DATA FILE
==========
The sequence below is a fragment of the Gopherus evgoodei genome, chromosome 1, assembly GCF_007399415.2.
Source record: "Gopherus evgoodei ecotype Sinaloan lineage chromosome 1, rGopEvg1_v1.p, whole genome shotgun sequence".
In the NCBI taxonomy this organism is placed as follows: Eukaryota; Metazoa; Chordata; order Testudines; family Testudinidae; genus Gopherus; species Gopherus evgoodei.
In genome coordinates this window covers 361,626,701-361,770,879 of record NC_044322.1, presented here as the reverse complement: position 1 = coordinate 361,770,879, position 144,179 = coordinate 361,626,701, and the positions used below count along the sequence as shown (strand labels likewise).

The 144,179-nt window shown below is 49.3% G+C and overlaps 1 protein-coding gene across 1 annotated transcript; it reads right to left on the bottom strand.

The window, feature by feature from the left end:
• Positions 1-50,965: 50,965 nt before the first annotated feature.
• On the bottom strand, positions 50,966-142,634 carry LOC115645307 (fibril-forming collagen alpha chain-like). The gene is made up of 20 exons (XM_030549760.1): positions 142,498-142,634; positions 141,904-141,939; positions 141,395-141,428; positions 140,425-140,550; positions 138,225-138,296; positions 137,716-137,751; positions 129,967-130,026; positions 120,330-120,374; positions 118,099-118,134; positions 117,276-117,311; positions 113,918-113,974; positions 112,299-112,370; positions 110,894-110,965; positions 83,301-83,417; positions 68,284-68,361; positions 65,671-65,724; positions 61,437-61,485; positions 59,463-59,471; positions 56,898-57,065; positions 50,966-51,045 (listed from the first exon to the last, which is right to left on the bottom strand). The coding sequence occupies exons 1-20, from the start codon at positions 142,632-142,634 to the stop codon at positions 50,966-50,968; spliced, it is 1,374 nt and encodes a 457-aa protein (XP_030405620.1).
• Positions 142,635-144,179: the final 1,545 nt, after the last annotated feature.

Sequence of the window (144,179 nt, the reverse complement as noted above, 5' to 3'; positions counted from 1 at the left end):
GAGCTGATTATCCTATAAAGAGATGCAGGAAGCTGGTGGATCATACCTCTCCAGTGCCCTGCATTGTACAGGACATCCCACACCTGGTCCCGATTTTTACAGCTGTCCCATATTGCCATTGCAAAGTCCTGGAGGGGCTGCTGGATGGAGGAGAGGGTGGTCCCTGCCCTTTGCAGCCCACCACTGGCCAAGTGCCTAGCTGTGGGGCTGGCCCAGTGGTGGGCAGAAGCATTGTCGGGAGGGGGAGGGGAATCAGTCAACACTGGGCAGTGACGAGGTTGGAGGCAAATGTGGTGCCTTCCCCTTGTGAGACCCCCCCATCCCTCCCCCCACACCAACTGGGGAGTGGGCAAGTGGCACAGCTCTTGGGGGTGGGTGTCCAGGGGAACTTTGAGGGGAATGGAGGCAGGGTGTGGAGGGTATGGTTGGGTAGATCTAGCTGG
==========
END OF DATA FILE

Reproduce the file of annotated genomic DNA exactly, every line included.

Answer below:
The sequence below is a fragment of the Gopherus evgoodei genome, chromosome 1, assembly GCF_007399415.2.
Source record: "Gopherus evgoodei ecotype Sinaloan lineage chromosome 1, rGopEvg1_v1.p, whole genome shotgun sequence".
In the NCBI taxonomy this organism is placed as follows: Eukaryota; Metazoa; Chordata; order Testudines; family Testudinidae; genus Gopherus; species Gopherus evgoodei.
In genome coordinates this window covers 361,626,701-361,770,879 of record NC_044322.1, presented here as the reverse complement: position 1 = coordinate 361,770,879, position 144,179 = coordinate 361,626,701, and the positions used below count along the sequence as shown (strand labels likewise).

The 144,179-nt window shown below is 49.3% G+C and overlaps 1 protein-coding gene across 1 annotated transcript; it reads right to left on the bottom strand.

The window, feature by feature from the left end:
• Positions 1-50,965: 50,965 nt before the first annotated feature.
• On the bottom strand, positions 50,966-142,634 carry LOC115645307 (fibril-forming collagen alpha chain-like). The gene is made up of 20 exons (XM_030549760.1): positions 142,498-142,634; positions 141,904-141,939; positions 141,395-141,428; positions 140,425-140,550; positions 138,225-138,296; positions 137,716-137,751; positions 129,967-130,026; positions 120,330-120,374; positions 118,099-118,134; positions 117,276-117,311; positions 113,918-113,974; positions 112,299-112,370; positions 110,894-110,965; positions 83,301-83,417; positions 68,284-68,361; positions 65,671-65,724; positions 61,437-61,485; positions 59,463-59,471; positions 56,898-57,065; positions 50,966-51,045 (listed from the first exon to the last, which is right to left on the bottom strand). The coding sequence occupies exons 1-20, from the start codon at positions 142,632-142,634 to the stop codon at positions 50,966-50,968; spliced, it is 1,374 nt and encodes a 457-aa protein (XP_030405620.1).
• Positions 142,635-144,179: the final 1,545 nt, after the last annotated feature.

Sequence of the window (144,179 nt, the reverse complement as noted above, 5' to 3'; positions counted from 1 at the left end):
GAGCTGATTATCCTATAAAGAGATGCAGGAAGCTGGTGGATCATACCTCTCCAGTGCCCTGCATTGTACAGGACATCCCACACCTGGTCCCGATTTTTACAGCTGTCCCATATTGCCATTGCAAAGTCCTGGAGGGGCTGCTGGATGGAGGAGAGGGTGGTCCCTGCCCTTTGCAGCCCACCACTGGCCAAGTGCCTAGCTGTGGGGCTGGCCCAGTGGTGGGCAGAAGCATTGTCGGGAGGGGGAGGGGAATCAGTCAACACTGGGCAGTGACGAGGTTGGAGGCAAATGTGGTGCCTTCCCCTTGTGAGACCCCCCCATCCCTCCCCCCACACCAACTGGGGAGTGGGCAAGTGGCACAGCTCTTGGGGGTGGGTGTCCAGGGGAACTTTGAGGGGAATGGAGGCAGGGTGTGGAGGGTATGGTTGGGTAGATCTAGCTGG